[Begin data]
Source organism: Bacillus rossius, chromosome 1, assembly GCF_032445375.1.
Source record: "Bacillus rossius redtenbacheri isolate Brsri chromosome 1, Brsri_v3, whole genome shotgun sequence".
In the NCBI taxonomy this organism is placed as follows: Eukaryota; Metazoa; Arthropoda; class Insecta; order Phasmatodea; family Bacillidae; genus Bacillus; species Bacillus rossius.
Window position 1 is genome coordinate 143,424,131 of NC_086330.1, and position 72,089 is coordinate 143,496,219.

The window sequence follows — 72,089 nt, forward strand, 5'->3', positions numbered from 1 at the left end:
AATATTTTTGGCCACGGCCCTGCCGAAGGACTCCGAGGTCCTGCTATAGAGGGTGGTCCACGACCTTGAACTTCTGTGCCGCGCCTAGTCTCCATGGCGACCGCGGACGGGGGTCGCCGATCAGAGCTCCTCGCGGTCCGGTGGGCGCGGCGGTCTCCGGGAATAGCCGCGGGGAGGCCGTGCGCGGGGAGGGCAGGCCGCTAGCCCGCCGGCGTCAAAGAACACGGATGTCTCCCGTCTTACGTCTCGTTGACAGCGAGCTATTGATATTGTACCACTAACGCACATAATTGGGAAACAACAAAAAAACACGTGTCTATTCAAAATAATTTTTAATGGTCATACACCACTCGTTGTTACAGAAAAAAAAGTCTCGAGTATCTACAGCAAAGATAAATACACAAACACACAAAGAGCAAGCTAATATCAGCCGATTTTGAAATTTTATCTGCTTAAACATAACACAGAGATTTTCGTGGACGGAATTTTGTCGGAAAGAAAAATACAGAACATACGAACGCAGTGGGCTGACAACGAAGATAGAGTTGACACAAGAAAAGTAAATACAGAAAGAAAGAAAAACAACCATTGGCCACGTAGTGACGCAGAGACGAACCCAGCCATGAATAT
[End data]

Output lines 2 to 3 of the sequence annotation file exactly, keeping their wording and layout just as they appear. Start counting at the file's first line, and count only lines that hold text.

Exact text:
Source record: "Bacillus rossius redtenbacheri isolate Brsri chromosome 1, Brsri_v3, whole genome shotgun sequence".
In the NCBI taxonomy this organism is placed as follows: Eukaryota; Metazoa; Arthropoda; class Insecta; order Phasmatodea; family Bacillidae; genus Bacillus; species Bacillus rossius.